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  • Sandy Weatherall

Hovering Doughnut

Who doesn't need the practical skill of making food levitate?


Or maybe just have some fun which is why I started with something bold and actually fairly simple from the photography point of things.


One light. One reflector. Boom. Done.


The challenge was actually getting the doughnut to float.


Step 1.

I placed a stand-in doughnut at about the level I wanted it. My instinct was to place it on a clear plexiglass stand. The vision however, was to have the dripping icing which could not happen unless the stand was smaller than the doughnut.


First, and this could very well have been just in my mind but if it wasn't suspended somehow, I felt like I couldn't suspend the belief that it was floating.


Second, there would have been a lot more Photoshop challenges.


Third, if it was totally static, I wouldn't have been able to create the cool cinemagraph where it looks like the icing is moving but the doughnut is still. The slight swinging action made this possible.


Ask me how to do the cinemagraph, if you like. I'll do some in a future post.


Step 2.

Get the light right. I wanted a very graphic feel and to do so I felt a harder light was in order. I had a single strobe, no softening modifier on it, placed directly to the left of my doughnut. First shot. Oops, a little hot! Second contrasty and still over exposed. Third, got the exposure correct and balanced with a piece of white foam core as a reflector. Shot at f-9, synced to my lights. Using a Nikon D810 with an 85mm tilt-shift lens.


Step 3.

Suspend belief by suspending the food. I really had no idea if it was going to work or not. I had purchased clear picture hanging wire. When I cut the first piece, it was super curly which I knew would be a challenge. I straightened it by hovering gently over my gas stovetop. Yes, I have melted and charred props many times before. In fact, I think that's another idea for a post! How I create many props. I pierced the doughnut with the strength of the wire. I considered fishing line but it might have cut right through and it would need an anchor to keep it from slipping. This wire, self anchored with a knot.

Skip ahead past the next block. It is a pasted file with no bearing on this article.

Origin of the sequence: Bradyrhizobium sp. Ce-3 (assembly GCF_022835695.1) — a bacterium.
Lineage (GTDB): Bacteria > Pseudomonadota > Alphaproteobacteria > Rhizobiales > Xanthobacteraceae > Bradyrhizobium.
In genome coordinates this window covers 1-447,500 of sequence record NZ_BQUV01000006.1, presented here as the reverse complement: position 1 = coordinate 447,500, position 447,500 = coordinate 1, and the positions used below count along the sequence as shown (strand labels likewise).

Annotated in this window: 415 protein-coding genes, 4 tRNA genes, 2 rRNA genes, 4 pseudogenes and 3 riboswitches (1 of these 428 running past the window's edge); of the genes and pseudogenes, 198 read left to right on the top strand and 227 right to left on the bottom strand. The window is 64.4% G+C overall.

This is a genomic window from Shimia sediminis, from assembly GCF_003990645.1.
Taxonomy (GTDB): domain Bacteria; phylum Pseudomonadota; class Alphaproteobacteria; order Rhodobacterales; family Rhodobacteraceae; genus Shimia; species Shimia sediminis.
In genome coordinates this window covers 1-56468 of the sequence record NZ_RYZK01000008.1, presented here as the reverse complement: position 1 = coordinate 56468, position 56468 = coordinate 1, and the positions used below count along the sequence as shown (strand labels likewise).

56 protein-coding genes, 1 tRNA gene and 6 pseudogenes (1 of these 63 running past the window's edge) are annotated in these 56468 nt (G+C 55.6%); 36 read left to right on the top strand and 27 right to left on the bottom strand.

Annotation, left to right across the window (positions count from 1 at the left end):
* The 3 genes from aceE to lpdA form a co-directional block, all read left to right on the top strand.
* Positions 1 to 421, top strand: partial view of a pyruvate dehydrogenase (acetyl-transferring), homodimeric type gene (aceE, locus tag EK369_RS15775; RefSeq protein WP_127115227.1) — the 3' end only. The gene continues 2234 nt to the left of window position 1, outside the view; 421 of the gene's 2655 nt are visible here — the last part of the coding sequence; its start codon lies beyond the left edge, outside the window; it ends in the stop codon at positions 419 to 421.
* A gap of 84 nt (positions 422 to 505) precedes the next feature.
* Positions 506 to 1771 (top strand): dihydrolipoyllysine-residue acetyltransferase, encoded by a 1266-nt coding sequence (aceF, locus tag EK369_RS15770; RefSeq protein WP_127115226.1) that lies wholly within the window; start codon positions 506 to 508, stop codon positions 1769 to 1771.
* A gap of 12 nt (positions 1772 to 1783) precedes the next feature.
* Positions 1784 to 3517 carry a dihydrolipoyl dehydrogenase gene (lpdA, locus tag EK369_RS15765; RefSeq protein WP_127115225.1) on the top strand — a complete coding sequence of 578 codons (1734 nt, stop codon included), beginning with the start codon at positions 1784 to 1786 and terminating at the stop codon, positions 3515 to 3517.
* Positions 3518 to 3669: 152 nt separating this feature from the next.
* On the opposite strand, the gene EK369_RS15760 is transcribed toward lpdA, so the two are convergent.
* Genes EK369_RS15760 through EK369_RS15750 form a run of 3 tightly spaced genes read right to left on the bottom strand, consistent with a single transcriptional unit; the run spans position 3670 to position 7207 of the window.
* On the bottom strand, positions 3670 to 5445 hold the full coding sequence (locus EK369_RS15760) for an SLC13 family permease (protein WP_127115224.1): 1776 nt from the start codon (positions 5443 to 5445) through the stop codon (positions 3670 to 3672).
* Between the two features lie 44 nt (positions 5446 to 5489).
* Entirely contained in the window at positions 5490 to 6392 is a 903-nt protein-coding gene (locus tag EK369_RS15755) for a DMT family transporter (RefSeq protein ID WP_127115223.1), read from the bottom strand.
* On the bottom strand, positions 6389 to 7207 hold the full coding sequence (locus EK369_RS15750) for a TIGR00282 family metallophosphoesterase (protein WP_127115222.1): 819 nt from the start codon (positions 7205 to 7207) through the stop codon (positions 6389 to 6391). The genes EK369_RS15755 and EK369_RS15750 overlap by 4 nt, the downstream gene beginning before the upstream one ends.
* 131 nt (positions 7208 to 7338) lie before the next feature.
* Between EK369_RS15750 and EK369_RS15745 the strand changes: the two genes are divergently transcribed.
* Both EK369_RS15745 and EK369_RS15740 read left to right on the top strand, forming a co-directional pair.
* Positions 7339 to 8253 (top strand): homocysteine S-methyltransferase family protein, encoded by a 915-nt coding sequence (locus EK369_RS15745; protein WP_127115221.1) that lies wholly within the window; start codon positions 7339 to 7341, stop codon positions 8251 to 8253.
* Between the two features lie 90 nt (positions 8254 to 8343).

Step 4.

Hang it. Using a background stand, I tried to tie or clamp the line. The wire is kind of stiff and challenging to manipulate so I ended up using the commercial photographer's favourite tool. Duct tape, of course. Note: the pink backdrop is craft foam I purchased at Michael's. I like it for small backdrops because it has a mat finish and is quite washable. I taped it to a prop box.


Step 5.

Icing. This was a trick. Anything drippy or splashy (sounds like one of the 7 Dwarves) is always a chance taking procedure but I dove in. I used ready made cookie icing with food colouring. A homemade piping bag and went for it. Gravity did the rest.


Step 6.

Hope for the best and shoot!


Step 7.

Edit as you would. A few small Photoshop edits and done.


Hovering Doughnut!











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